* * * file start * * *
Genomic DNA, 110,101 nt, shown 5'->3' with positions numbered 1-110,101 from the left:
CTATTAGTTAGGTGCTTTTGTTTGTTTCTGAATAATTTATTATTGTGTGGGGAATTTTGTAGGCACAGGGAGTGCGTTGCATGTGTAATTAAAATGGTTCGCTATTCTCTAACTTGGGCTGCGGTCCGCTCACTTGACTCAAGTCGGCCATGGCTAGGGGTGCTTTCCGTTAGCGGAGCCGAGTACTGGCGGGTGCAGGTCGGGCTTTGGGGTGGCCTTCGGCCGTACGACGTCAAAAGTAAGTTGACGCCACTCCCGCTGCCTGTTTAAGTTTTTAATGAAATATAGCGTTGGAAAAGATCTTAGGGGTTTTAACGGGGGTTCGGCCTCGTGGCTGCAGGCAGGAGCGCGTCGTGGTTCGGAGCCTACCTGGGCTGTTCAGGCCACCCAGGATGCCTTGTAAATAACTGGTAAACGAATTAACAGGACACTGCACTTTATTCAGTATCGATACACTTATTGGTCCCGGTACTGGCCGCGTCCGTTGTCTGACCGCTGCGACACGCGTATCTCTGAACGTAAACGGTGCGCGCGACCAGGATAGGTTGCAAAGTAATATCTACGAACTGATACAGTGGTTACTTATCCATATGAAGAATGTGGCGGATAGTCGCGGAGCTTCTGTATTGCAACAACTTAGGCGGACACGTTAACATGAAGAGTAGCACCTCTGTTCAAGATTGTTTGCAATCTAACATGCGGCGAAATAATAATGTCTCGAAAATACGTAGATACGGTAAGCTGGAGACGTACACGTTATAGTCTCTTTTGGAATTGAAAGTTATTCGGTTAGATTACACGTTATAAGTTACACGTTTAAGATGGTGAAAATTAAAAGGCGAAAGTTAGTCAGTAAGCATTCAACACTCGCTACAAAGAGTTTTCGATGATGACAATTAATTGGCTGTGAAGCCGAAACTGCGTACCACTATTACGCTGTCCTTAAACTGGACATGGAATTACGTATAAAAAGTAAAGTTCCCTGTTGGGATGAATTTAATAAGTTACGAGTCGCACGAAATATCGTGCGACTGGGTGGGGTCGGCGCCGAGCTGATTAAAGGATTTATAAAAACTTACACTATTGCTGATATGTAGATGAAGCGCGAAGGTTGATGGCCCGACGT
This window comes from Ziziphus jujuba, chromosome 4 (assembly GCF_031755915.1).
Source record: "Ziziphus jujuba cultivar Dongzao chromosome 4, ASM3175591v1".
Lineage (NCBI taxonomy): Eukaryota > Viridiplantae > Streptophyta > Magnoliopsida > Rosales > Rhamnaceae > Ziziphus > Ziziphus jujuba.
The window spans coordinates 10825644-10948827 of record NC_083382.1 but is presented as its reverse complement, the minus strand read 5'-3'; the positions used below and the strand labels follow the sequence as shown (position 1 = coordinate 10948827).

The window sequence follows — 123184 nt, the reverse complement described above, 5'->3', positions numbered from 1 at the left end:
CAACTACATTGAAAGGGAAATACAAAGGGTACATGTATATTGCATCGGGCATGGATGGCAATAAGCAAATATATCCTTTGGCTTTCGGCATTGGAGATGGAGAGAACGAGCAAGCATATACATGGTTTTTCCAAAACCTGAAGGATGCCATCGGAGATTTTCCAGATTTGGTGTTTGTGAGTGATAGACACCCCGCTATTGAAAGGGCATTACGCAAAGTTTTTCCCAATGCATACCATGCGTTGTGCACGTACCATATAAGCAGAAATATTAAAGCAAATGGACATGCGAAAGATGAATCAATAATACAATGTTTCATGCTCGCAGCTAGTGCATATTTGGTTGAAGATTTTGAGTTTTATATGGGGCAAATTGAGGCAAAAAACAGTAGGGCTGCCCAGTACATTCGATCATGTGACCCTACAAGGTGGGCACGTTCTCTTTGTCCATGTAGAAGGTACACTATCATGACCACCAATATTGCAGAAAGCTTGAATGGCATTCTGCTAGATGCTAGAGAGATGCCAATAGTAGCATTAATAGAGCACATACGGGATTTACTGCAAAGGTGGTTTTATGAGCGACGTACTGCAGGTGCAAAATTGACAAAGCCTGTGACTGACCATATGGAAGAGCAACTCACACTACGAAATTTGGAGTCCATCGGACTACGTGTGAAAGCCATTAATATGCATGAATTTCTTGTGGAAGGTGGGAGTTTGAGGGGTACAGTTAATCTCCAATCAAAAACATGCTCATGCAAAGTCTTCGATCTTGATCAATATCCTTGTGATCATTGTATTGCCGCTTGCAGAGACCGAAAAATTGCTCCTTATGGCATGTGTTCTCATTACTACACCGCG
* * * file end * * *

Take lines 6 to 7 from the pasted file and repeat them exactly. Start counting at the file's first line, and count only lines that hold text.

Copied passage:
The window spans coordinates 10825644-10948827 of record NC_083382.1 but is presented as its reverse complement, the minus strand read 5'-3'; the positions used below and the strand labels follow the sequence as shown (position 1 = coordinate 10948827).

The window sequence follows — 123184 nt, the reverse complement described above, 5'->3', positions numbered from 1 at the left end: